Ease of use
Ecosystem (apps, drivers, etc.)
SteamOS is really just a login shell for Debian/Ubuntu when it comes down to it. For those unfamiliar with shells, they are simply environments you log into. You can choose which shell to use when you login. Unity and Gnome are such environments. SteamOS running on its own shell means that it will be more efficient and there will not be any background programs. I downloaded the shell off Steam's own site (just a normal .deb file so double-click install) and voila SteamOS on my existing Ubuntu installation. All I needed to do is login into my account. While downloading the whole SteamOS Beta may be very annoying, installing Ubuntu and installing the shell is quite easy and there would not be a need to wipe your hard drive. Personally, I dual-boot Ubuntu 13.10 and Windows 8. Ubuntu's installer is fairly intuitive and simple to use. And of course, you can install other Ubuntu/Debian based operating systems like Mint if you prefer. Despite the fact that the Beta requires Nvidia graphics, the shell runs fine with my Intel HD 3000 graphics as Ubuntu does not require any drivers for integrated Intel graphics. So really those limitations Valve imposed on the Beta aren't really limits inflicted on the shell but rather the OS. You just need to have drivers installed for whatever graphics card you are using and the build they have available for download only has Nvidia drivers preinstalled. SteamOS really isn't much different than big-picture mode right now, except for the cool Beta sticker, but it is worth installing as a shell. Performance is better since it launches in its own shell after all. I have also installed the whole Steam OS Beta on a desktop with Nvidia graphics, albeit I have since ditched it after finding out there was a stand-alone downloadable shell. I would not recommend anyone download the whole Steam OS Beta... but I highly recommend trying out the shell itself! Installing the shell requires installing two .deb files (on Ubuntu) off Valve's site specific to your architecture (32 Bit/ 64 Bit). For those unacquainted, .deb files are to Ubuntu what .exe files are to Windows.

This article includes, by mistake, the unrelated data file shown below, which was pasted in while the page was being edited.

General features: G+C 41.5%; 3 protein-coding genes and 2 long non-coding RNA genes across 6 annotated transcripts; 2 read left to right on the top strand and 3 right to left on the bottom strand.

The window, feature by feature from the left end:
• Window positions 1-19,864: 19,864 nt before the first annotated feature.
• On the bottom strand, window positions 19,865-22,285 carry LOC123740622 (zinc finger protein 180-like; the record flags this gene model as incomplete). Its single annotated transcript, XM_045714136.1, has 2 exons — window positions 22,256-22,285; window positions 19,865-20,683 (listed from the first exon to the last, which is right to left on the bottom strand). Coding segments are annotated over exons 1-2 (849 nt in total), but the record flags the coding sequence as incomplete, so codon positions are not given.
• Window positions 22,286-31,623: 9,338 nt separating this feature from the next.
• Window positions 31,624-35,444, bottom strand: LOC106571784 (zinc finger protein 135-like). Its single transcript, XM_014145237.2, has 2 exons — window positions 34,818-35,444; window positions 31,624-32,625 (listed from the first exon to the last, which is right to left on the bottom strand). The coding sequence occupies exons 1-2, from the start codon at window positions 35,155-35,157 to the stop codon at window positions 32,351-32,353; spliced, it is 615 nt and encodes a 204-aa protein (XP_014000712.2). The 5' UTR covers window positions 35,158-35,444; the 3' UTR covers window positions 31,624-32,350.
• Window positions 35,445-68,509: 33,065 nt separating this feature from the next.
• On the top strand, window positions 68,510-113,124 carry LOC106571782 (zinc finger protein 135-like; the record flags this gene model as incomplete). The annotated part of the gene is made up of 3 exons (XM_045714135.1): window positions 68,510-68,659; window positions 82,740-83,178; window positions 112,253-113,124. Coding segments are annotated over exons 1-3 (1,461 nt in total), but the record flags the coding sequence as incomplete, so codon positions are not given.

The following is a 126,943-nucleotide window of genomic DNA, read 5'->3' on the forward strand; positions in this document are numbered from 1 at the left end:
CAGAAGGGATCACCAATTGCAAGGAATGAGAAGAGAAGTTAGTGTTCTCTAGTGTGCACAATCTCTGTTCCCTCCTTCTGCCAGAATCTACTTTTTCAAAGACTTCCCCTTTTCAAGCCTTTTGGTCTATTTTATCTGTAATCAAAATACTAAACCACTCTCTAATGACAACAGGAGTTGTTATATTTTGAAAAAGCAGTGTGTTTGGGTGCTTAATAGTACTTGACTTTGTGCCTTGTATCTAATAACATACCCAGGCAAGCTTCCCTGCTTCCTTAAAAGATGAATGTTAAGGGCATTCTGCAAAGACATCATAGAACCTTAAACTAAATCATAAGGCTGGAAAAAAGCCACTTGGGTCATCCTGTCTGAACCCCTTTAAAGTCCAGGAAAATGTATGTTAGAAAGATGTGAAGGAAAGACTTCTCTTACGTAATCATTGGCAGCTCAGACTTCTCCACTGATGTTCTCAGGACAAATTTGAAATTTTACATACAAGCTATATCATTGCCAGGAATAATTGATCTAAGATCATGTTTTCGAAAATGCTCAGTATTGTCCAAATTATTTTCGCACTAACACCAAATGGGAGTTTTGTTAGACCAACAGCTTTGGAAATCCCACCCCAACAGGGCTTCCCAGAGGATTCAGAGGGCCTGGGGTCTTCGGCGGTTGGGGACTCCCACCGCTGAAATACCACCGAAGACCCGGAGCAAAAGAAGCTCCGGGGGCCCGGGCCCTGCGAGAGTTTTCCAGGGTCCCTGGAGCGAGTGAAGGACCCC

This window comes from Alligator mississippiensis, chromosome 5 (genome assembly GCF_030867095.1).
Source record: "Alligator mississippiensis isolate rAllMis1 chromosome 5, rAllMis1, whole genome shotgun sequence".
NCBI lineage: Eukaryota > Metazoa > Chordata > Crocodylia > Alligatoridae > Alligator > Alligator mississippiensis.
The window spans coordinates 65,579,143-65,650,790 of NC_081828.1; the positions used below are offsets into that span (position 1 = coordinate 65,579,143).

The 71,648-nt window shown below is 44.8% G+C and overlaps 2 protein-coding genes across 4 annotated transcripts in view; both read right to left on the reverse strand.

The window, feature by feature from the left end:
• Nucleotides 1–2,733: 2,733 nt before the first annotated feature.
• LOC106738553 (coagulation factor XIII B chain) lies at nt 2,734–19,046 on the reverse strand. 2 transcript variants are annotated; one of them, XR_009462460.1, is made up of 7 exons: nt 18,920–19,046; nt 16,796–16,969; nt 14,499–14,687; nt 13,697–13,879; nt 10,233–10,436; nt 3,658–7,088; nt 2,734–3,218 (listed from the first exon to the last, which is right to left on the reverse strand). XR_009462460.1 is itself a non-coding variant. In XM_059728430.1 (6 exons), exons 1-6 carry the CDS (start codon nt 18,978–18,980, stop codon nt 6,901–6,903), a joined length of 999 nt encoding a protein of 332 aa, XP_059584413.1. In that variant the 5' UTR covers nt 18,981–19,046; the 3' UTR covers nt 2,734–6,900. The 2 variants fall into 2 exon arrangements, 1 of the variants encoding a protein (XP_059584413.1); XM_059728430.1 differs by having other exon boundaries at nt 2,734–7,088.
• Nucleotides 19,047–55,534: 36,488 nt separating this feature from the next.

Updated detailed review